“Some people might get a little upset with that, too, because they may say, ‘well, my kid’s been playing ten years’ or whatever,” he continues. “Well, that’s fine. But he/she hasn’t been playing in a band for ten years. Big difference. So we try to keep the ages in line and the skill levels in line.”
Capone admits there are some exceptions, however. “We do have an advanced band, and I’m not as strict on the age requirement for that one. There are some of them you can just look at and tell, ‘this is what they’re gonna do with their lives.’ So as a result, we have a 14-year-old and a 10-year-old in that band,” he confides, but then coyly states, “It’s not my fault that the 10-year-old is the hottest drummer in the school, you know!”
But as with all things that make for a well-rounded person and life, it’s not just the music that makes the musician. Parents are often the first to see extremely positive changes in their children, and some have noted it in tags on event photos at the school’s website.
“Absolutely,” confirms Dino, “sometimes we get students coming in who are afraid to speak in public, let alone get up on a stage at the House of Blues and rock out. But that’s just going through the program here – we’ve got a very family-oriented atmosphere here. It’s not just, ‘I’m the company and you’re the customer,’ you know? We do things together, outside of the school. Like, we recently took parents and students and went to help build the new county park out at Carolina Forest, went there for the day and volunteered before all the band practices. The kids get together after the shows and get to know each other, and the parents get to do the same. There are friendships that have begun within the school that continue outside of it; they have dinner together and socialize, whereas before they didn’t even know each other.”
Capone also stresses one very important thing to his students. “It’s not a competition. We tell the kids right away, we’re all together – even if one is in a certain band and another is in a different band, we all respect each other. We all go to School of Rock, so we’re all family.”
After taking private, one-on-one lessons to hone their skills on their chosen instrument – and when the instructor deems them eligible – students aged 6-18 can bring that experience to life with the “Rockin’ Band Lessons.” Each “Rockin’ Band Lesson” consists of 2-1/2 hours practice weekly within a ten-week program (which really is closer to a 12-week event), taking the place of private lessons. Both students and parents MUST be committed to the 10 weeks of rehearsals – the band members MUST be able to count on each other for the show! They do a “warmup” show in front of the parents halfway thru a session, to ease them into public performance.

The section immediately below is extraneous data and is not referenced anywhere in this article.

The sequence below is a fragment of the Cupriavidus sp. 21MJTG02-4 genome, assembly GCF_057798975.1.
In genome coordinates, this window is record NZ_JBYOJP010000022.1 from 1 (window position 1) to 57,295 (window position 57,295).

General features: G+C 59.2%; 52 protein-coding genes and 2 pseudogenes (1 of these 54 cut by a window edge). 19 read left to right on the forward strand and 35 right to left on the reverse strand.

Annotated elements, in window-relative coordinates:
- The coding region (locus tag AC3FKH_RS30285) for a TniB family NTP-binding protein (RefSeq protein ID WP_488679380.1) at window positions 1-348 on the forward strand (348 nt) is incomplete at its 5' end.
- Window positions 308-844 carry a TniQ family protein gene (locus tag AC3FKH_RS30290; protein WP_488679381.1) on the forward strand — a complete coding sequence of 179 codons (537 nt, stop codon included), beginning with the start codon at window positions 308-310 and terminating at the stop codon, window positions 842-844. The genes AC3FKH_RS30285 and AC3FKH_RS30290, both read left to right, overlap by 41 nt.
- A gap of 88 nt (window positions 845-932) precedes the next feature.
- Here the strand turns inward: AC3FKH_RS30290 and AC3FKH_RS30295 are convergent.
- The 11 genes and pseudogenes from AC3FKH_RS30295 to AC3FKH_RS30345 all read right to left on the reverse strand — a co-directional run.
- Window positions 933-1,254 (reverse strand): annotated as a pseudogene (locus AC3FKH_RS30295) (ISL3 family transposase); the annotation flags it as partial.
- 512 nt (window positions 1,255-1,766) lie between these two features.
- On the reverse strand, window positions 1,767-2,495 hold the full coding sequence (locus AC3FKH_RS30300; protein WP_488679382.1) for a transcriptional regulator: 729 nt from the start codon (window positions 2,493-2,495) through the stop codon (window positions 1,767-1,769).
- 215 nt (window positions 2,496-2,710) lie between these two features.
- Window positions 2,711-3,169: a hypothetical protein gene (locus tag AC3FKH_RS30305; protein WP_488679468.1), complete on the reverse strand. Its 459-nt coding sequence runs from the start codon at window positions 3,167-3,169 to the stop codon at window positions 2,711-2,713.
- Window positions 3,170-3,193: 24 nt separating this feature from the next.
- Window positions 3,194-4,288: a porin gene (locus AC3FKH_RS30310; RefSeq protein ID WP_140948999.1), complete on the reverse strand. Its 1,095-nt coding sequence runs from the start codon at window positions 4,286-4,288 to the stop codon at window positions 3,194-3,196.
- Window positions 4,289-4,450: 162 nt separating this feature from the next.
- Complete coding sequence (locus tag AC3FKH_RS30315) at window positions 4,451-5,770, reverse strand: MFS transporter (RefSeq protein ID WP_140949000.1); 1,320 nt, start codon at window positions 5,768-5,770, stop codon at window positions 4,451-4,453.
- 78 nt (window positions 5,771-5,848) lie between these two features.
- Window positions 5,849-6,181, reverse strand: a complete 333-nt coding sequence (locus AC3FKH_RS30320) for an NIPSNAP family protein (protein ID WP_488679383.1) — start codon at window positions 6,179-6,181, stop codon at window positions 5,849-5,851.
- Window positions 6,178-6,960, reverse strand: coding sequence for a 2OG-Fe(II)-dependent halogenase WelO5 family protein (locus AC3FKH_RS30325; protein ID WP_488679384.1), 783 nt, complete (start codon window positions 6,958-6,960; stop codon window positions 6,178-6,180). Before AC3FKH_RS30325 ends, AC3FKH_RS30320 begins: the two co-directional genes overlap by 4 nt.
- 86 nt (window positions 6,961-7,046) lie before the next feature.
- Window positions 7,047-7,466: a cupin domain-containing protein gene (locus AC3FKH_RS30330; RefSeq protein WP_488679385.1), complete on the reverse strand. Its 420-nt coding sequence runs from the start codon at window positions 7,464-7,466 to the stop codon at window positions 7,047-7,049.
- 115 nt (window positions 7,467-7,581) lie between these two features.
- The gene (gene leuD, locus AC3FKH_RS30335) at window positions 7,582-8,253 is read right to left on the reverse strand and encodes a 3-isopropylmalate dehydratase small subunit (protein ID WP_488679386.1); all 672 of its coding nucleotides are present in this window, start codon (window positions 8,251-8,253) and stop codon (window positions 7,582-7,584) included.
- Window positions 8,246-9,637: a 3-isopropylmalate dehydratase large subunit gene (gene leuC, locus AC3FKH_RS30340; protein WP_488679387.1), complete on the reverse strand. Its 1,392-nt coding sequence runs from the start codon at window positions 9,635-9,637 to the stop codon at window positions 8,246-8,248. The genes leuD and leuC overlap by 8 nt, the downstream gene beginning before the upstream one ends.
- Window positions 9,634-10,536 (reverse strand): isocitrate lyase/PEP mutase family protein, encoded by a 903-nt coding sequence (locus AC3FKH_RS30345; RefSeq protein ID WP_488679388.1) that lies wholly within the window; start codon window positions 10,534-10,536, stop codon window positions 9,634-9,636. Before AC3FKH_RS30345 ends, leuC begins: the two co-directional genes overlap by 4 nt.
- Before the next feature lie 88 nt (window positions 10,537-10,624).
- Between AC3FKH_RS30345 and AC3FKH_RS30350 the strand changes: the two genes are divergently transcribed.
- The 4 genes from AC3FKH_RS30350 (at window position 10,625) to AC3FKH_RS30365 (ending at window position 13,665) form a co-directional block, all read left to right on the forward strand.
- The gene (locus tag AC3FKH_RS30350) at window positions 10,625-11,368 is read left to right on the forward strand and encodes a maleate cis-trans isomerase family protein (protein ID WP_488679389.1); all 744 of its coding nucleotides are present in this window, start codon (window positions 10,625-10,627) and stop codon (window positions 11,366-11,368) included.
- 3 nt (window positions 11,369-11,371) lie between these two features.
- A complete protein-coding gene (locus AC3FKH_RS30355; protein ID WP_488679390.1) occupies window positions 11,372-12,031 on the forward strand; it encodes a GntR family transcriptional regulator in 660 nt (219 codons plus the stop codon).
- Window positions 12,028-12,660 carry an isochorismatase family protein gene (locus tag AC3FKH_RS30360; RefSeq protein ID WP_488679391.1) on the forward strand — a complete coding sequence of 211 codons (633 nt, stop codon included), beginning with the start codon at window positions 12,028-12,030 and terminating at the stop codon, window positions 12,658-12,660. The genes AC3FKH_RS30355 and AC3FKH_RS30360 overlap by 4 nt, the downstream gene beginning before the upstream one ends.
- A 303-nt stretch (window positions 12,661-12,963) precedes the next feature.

At that point, after they’ve worked out some songs together and begun to “gel,” they’re allowed to pick out their band name. They then perform at a public venue to complete the program. Students can come back into the program as a complete band, keep their name and keep going on; or if some engage in other seasonal or school sports events requiring their time, remaining members can join other bands or be in two bands at one time if they meet the requirements. Students can even play two different instruments in two different bands, if they choose to split their lesson time with, say, half of the time learning bass and half learning keyboards or vocals. If they qualify at auditions, they can then pursue dual “majors,” so to speak!
There is one notable difference in the lessons and programs at School of Rock. “We’re not a conservatory. We’re not a do-it-by-the-book-no-exceptions sorta deal,” Capone definitively declares. “We’re a real school. We do what we have to do to get the results. Our instructors are real musicians who play in real bands. And our students are, also. If you want to play in a symphony, then that’s probably what you should pursue. But if you want to rock out on a major stage like House of Blues in front of tons of people, then this is the place for you!”
The School’s four program bands (each performing a 30-40 minute set) are:
Shelley Sasser, 12
Adrian Edelen, 17
Heber Fragoso, 10
Dennis Fox, 14
Grayson Clark, 13